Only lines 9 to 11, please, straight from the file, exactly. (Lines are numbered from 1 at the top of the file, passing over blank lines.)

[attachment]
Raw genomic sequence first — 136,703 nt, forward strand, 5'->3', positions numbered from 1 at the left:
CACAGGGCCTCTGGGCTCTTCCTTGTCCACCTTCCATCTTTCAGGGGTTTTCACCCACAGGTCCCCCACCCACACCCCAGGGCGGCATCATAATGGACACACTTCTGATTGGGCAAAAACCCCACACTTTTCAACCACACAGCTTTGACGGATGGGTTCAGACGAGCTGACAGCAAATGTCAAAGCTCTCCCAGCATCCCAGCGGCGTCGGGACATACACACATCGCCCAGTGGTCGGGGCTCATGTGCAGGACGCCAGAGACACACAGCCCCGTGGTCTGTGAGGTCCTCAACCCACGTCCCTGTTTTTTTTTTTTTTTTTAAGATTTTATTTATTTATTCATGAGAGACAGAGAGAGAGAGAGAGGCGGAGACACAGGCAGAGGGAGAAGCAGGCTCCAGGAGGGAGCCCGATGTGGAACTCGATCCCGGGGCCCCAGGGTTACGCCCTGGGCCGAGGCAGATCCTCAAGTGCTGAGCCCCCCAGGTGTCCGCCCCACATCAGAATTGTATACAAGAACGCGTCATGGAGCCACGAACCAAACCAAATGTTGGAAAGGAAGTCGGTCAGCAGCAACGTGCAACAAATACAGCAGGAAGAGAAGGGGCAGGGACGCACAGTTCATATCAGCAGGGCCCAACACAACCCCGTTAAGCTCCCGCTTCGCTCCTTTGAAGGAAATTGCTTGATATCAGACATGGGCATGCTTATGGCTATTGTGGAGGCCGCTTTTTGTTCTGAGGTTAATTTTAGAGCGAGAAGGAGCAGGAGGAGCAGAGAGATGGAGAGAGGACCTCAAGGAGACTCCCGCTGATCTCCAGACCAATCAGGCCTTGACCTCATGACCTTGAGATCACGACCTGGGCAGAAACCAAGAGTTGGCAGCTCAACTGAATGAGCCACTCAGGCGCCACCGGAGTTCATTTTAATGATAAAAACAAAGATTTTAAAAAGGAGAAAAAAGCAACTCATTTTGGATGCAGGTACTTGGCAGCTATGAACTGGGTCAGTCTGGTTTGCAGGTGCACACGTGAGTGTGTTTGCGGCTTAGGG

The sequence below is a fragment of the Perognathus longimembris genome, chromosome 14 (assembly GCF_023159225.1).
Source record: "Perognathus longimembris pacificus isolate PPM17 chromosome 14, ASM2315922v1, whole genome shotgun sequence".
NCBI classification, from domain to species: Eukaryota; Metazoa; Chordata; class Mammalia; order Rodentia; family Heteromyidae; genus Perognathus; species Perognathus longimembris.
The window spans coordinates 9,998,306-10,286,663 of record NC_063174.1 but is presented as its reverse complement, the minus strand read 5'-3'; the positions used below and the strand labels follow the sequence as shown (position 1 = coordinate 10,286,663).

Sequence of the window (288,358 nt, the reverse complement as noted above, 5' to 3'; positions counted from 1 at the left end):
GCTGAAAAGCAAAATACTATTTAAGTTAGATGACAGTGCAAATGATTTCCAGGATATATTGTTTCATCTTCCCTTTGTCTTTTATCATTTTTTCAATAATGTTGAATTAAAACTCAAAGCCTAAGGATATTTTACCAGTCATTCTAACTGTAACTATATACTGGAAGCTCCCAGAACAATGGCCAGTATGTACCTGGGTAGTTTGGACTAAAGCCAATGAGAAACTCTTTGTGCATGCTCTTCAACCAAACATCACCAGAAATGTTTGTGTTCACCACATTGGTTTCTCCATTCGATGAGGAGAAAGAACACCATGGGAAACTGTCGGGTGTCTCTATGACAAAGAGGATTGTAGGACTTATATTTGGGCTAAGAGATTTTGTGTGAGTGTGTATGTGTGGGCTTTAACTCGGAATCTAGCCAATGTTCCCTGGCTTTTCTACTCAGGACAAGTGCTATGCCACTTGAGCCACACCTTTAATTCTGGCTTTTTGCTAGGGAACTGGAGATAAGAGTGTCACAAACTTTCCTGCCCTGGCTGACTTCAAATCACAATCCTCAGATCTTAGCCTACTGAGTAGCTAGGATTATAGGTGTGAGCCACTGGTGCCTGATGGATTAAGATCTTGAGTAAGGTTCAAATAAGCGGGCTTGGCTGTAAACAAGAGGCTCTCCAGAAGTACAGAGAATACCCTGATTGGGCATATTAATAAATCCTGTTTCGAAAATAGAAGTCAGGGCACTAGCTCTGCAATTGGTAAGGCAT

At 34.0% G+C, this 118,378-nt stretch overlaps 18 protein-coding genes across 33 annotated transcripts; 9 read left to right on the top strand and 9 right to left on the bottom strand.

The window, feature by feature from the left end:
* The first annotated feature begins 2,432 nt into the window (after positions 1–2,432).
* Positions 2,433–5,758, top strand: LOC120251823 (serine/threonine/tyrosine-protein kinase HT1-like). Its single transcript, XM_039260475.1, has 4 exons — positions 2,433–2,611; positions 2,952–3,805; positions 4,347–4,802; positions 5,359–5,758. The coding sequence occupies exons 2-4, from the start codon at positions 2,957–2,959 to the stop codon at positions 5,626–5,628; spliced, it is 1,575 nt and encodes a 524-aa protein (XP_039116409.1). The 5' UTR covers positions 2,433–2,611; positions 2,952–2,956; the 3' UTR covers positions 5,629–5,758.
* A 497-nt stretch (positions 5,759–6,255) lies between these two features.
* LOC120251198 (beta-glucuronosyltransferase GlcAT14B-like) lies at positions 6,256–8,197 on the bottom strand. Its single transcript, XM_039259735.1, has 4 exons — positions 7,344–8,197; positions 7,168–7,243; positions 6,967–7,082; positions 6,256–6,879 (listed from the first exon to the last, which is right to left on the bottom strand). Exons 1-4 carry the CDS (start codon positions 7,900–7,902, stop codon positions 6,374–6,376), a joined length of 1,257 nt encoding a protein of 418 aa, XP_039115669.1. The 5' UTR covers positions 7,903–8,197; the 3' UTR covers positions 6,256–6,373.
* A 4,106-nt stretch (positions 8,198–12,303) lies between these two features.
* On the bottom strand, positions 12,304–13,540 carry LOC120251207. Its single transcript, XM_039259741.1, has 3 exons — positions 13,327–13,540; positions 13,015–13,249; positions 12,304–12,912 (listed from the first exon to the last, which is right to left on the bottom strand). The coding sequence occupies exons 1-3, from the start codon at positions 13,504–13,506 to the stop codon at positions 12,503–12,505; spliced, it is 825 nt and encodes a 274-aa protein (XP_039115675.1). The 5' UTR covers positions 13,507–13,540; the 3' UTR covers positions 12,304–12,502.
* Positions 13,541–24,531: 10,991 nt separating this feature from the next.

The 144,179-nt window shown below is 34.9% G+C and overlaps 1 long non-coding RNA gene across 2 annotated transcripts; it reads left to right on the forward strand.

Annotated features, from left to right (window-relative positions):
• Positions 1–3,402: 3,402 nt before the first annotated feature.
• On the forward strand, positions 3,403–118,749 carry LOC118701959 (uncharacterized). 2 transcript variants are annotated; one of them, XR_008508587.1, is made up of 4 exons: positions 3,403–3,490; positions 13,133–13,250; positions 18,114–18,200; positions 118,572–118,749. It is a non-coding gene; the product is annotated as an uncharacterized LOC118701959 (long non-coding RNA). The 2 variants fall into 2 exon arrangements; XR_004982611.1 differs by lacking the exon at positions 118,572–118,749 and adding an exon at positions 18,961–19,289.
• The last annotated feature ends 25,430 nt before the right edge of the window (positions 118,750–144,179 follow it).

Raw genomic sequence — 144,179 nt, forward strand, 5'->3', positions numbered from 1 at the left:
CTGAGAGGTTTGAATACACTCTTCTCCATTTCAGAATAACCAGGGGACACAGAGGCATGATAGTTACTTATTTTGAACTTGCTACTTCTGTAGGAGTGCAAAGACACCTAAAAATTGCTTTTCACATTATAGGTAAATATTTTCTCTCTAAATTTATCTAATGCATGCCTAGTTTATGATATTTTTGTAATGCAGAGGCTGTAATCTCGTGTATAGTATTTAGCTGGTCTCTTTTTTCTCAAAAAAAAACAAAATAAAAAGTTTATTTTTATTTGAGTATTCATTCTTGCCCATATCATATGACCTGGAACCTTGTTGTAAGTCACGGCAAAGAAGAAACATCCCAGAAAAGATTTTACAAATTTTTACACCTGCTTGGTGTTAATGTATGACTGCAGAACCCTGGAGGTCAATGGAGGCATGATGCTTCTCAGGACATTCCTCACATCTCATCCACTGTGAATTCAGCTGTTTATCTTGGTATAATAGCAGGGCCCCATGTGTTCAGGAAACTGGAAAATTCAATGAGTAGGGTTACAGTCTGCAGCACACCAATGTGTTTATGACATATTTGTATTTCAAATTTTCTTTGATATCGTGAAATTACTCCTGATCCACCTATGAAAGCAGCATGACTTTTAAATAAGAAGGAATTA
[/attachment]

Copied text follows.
At 34.0% G+C, this 118,378-nt stretch overlaps 18 protein-coding genes across 33 annotated transcripts; 9 read left to right on the top strand and 9 right to left on the bottom strand.

The window, feature by feature from the left end:
* The first annotated feature begins 2,432 nt into the window (after positions 1–2,432).